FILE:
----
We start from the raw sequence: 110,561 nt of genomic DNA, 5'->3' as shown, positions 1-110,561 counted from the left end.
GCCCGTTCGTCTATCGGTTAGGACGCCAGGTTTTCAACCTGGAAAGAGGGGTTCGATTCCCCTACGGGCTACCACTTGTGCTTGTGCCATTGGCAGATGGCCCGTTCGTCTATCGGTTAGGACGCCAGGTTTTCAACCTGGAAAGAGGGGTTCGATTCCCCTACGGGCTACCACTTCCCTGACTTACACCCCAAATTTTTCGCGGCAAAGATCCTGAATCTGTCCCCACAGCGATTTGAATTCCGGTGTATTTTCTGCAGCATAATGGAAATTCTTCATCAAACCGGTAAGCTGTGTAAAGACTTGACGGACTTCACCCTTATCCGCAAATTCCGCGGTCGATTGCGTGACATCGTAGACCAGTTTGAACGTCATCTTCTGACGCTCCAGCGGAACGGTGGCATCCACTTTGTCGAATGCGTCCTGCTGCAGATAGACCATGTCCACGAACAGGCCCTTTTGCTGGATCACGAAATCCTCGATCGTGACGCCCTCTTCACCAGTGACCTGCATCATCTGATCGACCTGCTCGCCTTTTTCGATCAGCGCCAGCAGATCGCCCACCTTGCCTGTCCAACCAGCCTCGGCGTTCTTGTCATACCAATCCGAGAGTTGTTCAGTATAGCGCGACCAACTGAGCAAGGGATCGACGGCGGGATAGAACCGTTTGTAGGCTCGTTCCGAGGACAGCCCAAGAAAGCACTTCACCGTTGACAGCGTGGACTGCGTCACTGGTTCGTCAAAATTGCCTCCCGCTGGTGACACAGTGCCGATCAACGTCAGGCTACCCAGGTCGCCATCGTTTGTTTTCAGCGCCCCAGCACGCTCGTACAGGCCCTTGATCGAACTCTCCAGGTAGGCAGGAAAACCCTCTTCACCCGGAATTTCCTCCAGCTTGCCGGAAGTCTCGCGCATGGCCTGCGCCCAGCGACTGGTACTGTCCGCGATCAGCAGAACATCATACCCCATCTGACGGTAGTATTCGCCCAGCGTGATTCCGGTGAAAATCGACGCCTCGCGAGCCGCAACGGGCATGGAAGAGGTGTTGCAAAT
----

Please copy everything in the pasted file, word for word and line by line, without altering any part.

We start from the raw sequence: 110,561 nt of genomic DNA, 5'->3' as shown, positions 1-110,561 counted from the left end.
GCCCGTTCGTCTATCGGTTAGGACGCCAGGTTTTCAACCTGGAAAGAGGGGTTCGATTCCCCTACGGGCTACCACTTGTGCTTGTGCCATTGGCAGATGGCCCGTTCGTCTATCGGTTAGGACGCCAGGTTTTCAACCTGGAAAGAGGGGTTCGATTCCCCTACGGGCTACCACTTCCCTGACTTACACCCCAAATTTTTCGCGGCAAAGATCCTGAATCTGTCCCCACAGCGATTTGAATTCCGGTGTATTTTCTGCAGCATAATGGAAATTCTTCATCAAACCGGTAAGCTGTGTAAAGACTTGACGGACTTCACCCTTATCCGCAAATTCCGCGGTCGATTGCGTGACATCGTAGACCAGTTTGAACGTCATCTTCTGACGCTCCAGCGGAACGGTGGCATCCACTTTGTCGAATGCGTCCTGCTGCAGATAGACCATGTCCACGAACAGGCCCTTTTGCTGGATCACGAAATCCTCGATCGTGACGCCCTCTTCACCAGTGACCTGCATCATCTGATCGACCTGCTCGCCTTTTTCGATCAGCGCCAGCAGATCGCCCACCTTGCCTGTCCAACCAGCCTCGGCGTTCTTGTCATACCAATCCGAGAGTTGTTCAGTATAGCGCGACCAACTGAGCAAGGGATCGACGGCGGGATAGAACCGTTTGTAGGCTCGTTCCGAGGACAGCCCAAGAAAGCACTTCACCGTTGACAGCGTGGACTGCGTCACTGGTTCGTCAAAATTGCCTCCCGCTGGTGACACAGTGCCGATCAACGTCAGGCTACCCAGGTCGCCATCGTTTGTTTTCAGCGCCCCAGCACGCTCGTACAGGCCCTTGATCGAACTCTCCAGGTAGGCAGGAAAACCCTCTTCACCCGGAATTTCCTCCAGCTTGCCGGAAGTCTCGCGCATGGCCTGCGCCCAGCGACTGGTACTGTCCGCGATCAGCAGAACATCATACCCCATCTGACGGTAGTATTCGCCCAGCGTGATTCCGGTGAAAATCGACGCCTCGCGAGCCGCAACGGGCATGGAAGAGGTGTTGCAAAT